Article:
For the Elisenhöhe near Bingen, Mies designed a pillared hall in 1910 that encompassed an open space. His monument was to rise above vineyards as a memorial to Bismarck, who after his death in 1898 was transfigured into the mythical "supreme father of the nation. Schinkel's design for the Orianda Castle in the Crimea greets us from afar. Here, the "monument as palace" would have dominated the Rhine.
For Karl Liebknecht and Rosa Luxemburg, Mies designed a block in the spring of 1926; no room, no shell, instead a massive sculpture of brick ashlars jutting back and forth in a garden landscape. He exaggerated the revolutionary monument into an abstract lectern from which the survivors were to honor the dead of the revolution and, as it were, point to the future. Between erratic monumentality and movement, Mies' rhythmic brick architecture thus became a "symbol of the masses."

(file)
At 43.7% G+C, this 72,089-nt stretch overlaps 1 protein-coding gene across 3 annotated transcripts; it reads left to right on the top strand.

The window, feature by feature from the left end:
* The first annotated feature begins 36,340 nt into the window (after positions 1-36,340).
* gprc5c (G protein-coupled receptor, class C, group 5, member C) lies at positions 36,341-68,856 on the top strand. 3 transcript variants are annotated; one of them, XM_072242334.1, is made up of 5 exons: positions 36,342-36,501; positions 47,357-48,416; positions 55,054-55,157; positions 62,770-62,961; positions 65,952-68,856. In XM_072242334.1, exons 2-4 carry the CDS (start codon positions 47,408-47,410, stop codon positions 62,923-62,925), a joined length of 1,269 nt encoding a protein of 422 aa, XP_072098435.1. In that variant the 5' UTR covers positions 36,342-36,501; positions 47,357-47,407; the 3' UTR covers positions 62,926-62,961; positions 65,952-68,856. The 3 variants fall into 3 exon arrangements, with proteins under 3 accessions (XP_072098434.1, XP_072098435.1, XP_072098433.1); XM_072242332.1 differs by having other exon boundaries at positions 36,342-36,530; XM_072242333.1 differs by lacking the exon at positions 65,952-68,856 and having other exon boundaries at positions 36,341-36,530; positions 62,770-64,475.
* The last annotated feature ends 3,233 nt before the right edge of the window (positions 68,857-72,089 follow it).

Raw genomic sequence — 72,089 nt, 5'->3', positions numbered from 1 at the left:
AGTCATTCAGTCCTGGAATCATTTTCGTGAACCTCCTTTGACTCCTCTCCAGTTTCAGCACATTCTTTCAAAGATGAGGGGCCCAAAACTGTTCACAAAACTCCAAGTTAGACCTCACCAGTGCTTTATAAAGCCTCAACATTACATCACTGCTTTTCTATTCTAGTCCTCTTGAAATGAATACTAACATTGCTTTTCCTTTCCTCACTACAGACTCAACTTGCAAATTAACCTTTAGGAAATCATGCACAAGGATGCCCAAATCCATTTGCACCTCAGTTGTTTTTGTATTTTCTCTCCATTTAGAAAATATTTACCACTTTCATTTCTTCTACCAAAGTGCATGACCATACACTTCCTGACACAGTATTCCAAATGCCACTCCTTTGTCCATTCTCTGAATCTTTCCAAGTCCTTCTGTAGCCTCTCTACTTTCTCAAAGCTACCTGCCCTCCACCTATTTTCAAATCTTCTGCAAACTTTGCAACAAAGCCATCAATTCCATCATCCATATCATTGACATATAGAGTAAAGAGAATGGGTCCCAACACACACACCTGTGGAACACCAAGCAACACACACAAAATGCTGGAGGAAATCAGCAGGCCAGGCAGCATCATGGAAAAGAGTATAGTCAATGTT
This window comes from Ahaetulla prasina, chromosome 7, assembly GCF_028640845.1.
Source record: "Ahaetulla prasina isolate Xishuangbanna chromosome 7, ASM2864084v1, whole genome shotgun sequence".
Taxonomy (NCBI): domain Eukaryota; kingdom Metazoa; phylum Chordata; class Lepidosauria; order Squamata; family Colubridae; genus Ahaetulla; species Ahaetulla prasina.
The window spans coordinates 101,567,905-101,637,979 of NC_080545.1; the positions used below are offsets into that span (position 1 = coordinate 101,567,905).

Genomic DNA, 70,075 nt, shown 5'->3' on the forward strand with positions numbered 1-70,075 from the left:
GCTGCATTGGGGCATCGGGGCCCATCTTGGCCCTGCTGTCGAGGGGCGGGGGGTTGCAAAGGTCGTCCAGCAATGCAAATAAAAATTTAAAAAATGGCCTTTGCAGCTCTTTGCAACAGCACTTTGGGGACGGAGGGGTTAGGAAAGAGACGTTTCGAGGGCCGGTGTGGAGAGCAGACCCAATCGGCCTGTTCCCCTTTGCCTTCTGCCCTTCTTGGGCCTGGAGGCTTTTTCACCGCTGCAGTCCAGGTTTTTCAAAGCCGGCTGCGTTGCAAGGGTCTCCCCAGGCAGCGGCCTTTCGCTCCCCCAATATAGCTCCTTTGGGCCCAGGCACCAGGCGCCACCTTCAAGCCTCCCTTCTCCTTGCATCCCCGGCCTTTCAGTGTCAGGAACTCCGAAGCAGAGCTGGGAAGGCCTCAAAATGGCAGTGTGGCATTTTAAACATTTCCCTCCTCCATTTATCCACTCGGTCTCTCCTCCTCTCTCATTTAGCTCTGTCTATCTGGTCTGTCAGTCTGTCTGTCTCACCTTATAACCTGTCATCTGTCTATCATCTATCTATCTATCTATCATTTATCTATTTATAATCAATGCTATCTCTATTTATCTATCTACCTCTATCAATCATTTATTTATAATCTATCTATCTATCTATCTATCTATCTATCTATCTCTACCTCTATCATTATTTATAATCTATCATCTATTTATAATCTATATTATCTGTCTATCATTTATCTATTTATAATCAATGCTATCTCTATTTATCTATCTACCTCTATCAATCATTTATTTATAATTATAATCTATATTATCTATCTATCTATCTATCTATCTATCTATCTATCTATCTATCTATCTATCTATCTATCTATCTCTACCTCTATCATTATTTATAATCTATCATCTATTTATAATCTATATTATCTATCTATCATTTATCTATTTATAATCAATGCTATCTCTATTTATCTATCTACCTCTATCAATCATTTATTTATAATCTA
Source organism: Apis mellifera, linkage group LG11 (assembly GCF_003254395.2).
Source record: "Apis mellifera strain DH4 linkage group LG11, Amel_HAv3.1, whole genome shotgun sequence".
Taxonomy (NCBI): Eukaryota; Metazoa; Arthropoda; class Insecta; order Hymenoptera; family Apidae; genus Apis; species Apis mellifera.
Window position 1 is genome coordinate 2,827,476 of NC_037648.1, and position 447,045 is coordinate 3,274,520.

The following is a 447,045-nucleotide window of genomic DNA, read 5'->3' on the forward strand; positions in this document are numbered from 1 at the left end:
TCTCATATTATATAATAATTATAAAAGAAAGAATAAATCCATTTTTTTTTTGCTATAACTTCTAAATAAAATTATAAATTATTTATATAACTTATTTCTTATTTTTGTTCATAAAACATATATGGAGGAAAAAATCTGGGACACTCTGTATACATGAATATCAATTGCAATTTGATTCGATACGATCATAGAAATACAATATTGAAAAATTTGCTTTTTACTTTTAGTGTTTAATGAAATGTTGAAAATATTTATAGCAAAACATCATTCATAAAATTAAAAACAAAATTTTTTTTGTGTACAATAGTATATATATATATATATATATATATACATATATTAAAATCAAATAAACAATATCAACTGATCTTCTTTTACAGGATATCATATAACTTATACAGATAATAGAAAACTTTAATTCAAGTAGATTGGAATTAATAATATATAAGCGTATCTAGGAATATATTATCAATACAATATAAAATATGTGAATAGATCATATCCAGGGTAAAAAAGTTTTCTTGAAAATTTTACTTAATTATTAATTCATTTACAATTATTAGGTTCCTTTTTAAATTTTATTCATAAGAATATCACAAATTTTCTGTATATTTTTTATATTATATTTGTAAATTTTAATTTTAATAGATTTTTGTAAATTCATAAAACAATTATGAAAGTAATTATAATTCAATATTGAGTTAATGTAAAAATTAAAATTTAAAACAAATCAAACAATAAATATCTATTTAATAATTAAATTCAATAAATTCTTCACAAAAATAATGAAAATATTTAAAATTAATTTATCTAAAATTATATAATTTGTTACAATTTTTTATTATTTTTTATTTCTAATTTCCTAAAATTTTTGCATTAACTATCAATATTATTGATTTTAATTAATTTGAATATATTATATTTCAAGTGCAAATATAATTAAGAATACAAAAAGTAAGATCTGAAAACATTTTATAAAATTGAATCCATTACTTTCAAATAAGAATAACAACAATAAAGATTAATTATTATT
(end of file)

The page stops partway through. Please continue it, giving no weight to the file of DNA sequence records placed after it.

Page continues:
Following the Bismarck Monument near Bingen and the massive body of the Revolution Monument in the Friedrichsfeld cemetery landscape, Mies designed an almost "empty space" within Schinkel's walls of the Neue Wache in 1930. Architecture and commemoration come together in Mies's design in front of bare walls, drawing the eye to the ancient cella, with its black granite victim and memorial block.
In the intermediate realm of architecture and art, Mies made three proposals for modern memorial culture. With the palace, the block and the empty space, the architect specified spatial worlds of memory between personal and collective image-making.